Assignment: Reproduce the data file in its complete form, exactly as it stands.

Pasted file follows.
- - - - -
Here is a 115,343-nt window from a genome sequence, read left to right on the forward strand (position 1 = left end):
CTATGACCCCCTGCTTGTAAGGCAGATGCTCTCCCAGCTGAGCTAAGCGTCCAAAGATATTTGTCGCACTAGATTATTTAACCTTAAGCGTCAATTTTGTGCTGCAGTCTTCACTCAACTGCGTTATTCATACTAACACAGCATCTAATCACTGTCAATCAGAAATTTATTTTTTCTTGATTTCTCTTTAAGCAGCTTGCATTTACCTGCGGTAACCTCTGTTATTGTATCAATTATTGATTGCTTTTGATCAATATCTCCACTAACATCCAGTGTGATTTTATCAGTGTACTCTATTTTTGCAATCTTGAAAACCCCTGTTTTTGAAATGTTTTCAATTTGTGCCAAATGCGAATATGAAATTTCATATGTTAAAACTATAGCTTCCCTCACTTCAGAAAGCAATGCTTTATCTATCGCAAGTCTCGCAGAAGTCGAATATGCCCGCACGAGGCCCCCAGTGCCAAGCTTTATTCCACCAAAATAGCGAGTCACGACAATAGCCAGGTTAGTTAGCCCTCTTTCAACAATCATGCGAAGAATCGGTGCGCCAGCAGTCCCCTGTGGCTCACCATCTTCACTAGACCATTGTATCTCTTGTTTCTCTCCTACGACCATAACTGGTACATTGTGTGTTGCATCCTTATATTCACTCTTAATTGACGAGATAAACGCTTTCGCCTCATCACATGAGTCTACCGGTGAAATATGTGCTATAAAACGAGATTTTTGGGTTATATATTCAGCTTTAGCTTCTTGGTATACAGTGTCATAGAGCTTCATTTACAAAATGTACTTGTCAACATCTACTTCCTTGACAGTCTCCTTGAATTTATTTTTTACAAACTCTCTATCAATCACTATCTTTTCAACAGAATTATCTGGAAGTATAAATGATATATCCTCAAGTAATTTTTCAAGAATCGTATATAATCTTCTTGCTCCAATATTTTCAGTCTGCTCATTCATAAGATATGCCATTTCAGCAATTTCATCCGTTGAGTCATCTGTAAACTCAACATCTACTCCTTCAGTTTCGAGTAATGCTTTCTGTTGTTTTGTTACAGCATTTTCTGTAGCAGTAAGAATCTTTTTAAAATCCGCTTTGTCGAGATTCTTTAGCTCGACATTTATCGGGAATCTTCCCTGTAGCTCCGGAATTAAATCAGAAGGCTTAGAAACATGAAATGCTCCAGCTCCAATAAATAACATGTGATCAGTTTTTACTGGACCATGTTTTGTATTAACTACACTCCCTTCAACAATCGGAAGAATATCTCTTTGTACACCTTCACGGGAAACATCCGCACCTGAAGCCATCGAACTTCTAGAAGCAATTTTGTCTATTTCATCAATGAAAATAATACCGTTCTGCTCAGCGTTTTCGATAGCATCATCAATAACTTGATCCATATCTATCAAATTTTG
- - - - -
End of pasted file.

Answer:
Here is a 115,343-nt window from a genome sequence, read left to right on the forward strand (position 1 = left end):
CTATGACCCCCTGCTTGTAAGGCAGATGCTCTCCCAGCTGAGCTAAGCGTCCAAAGATATTTGTCGCACTAGATTATTTAACCTTAAGCGTCAATTTTGTGCTGCAGTCTTCACTCAACTGCGTTATTCATACTAACACAGCATCTAATCACTGTCAATCAGAAATTTATTTTTTCTTGATTTCTCTTTAAGCAGCTTGCATTTACCTGCGGTAACCTCTGTTATTGTATCAATTATTGATTGCTTTTGATCAATATCTCCACTAACATCCAGTGTGATTTTATCAGTGTACTCTATTTTTGCAATCTTGAAAACCCCTGTTTTTGAAATGTTTTCAATTTGTGCCAAATGCGAATATGAAATTTCATATGTTAAAACTATAGCTTCCCTCACTTCAGAAAGCAATGCTTTATCTATCGCAAGTCTCGCAGAAGTCGAATATGCCCGCACGAGGCCCCCAGTGCCAAGCTTTATTCCACCAAAATAGCGAGTCACGACAATAGCCAGGTTAGTTAGCCCTCTTTCAACAATCATGCGAAGAATCGGTGCGCCAGCAGTCCCCTGTGGCTCACCATCTTCACTAGACCATTGTATCTCTTGTTTCTCTCCTACGACCATAACTGGTACATTGTGTGTTGCATCCTTATATTCACTCTTAATTGACGAGATAAACGCTTTCGCCTCATCACATGAGTCTACCGGTGAAATATGTGCTATAAAACGAGATTTTTGGGTTATATATTCAGCTTTAGCTTCTTGGTATACAGTGTCATAGAGCTTCATTTACAAAATGTACTTGTCAACATCTACTTCCTTGACAGTCTCCTTGAATTTATTTTTTACAAACTCTCTATCAATCACTATCTTTTCAACAGAATTATCTGGAAGTATAAATGATATATCCTCAAGTAATTTTTCAAGAATCGTATATAATCTTCTTGCTCCAATATTTTCAGTCTGCTCATTCATAAGATATGCCATTTCAGCAATTTCATCCGTTGAGTCATCTGTAAACTCAACATCTACTCCTTCAGTTTCGAGTAATGCTTTCTGTTGTTTTGTTACAGCATTTTCTGTAGCAGTAAGAATCTTTTTAAAATCCGCTTTGTCGAGATTCTTTAGCTCGACATTTATCGGGAATCTTCCCTGTAGCTCCGGAATTAAATCAGAAGGCTTAGAAACATGAAATGCTCCAGCTCCAATAAATAACATGTGATCAGTTTTTACTGGACCATGTTTTGTATTAACTACACTCCCTTCAACAATCGGAAGAATATCTCTTTGTACACCTTCACGGGAAACATCCGCACCTGAAGCCATCGAACTTCTAGAAGCAATTTTGTCTATTTCATCAATGAAAATAATACCGTTCTGCTCAGCGTTTTCGATAGCATCATCAATAACTTGATCCATATCTATCAAATTTTG